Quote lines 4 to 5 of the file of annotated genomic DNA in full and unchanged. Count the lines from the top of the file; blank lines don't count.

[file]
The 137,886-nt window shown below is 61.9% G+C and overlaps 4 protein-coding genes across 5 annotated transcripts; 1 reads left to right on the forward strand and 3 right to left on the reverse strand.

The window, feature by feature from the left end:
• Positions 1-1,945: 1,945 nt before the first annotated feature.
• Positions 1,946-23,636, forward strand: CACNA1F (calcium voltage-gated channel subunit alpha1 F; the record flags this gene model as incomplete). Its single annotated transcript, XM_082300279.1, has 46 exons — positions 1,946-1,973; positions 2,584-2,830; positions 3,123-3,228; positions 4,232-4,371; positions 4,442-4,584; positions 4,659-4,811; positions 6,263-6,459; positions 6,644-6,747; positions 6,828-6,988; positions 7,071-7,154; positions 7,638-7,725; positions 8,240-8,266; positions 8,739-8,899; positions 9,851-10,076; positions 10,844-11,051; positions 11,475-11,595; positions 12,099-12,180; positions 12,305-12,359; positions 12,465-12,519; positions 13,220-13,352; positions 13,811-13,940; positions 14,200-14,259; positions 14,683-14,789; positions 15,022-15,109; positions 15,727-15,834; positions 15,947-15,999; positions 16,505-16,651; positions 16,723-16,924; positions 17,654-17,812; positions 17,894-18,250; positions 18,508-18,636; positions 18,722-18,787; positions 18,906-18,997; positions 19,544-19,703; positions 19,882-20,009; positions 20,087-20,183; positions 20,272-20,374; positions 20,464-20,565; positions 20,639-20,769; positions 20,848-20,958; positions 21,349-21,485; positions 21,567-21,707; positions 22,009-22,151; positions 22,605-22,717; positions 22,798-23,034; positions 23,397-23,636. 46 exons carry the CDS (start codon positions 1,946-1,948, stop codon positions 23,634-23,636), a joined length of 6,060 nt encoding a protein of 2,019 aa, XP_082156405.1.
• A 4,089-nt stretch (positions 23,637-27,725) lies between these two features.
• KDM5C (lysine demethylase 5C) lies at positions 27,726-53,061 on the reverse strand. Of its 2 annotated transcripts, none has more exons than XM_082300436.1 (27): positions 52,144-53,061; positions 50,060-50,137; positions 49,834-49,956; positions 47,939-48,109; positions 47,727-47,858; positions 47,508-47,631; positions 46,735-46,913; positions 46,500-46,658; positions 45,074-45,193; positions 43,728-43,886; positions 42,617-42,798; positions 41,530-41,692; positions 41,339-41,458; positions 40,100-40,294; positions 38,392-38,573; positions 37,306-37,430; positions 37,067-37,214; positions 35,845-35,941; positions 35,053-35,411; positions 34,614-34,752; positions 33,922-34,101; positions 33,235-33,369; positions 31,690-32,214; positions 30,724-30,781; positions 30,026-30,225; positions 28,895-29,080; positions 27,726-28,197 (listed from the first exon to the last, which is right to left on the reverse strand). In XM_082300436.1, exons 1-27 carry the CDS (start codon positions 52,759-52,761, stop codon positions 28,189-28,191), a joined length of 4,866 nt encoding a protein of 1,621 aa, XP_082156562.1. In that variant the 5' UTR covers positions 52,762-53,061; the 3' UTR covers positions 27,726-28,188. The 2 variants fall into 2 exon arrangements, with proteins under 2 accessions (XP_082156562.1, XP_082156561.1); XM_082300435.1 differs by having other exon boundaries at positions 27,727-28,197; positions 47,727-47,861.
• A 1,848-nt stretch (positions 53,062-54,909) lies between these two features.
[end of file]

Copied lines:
• Positions 1,946-23,636, forward strand: CACNA1F (calcium voltage-gated channel subunit alpha1 F; the record flags this gene model as incomplete). Its single annotated transcript, XM_082300279.1, has 46 exons — positions 1,946-1,973; positions 2,584-2,830; positions 3,123-3,228; positions 4,232-4,371; positions 4,442-4,584; positions 4,659-4,811; positions 6,263-6,459; positions 6,644-6,747; positions 6,828-6,988; positions 7,071-7,154; positions 7,638-7,725; positions 8,240-8,266; positions 8,739-8,899; positions 9,851-10,076; positions 10,844-11,051; positions 11,475-11,595; positions 12,099-12,180; positions 12,305-12,359; positions 12,465-12,519; positions 13,220-13,352; positions 13,811-13,940; positions 14,200-14,259; positions 14,683-14,789; positions 15,022-15,109; positions 15,727-15,834; positions 15,947-15,999; positions 16,505-16,651; positions 16,723-16,924; positions 17,654-17,812; positions 17,894-18,250; positions 18,508-18,636; positions 18,722-18,787; positions 18,906-18,997; positions 19,544-19,703; positions 19,882-20,009; positions 20,087-20,183; positions 20,272-20,374; positions 20,464-20,565; positions 20,639-20,769; positions 20,848-20,958; positions 21,349-21,485; positions 21,567-21,707; positions 22,009-22,151; positions 22,605-22,717; positions 22,798-23,034; positions 23,397-23,636. 46 exons carry the CDS (start codon positions 1,946-1,948, stop codon positions 23,634-23,636), a joined length of 6,060 nt encoding a protein of 2,019 aa, XP_082156405.1.
• A 4,089-nt stretch (positions 23,637-27,725) lies between these two features.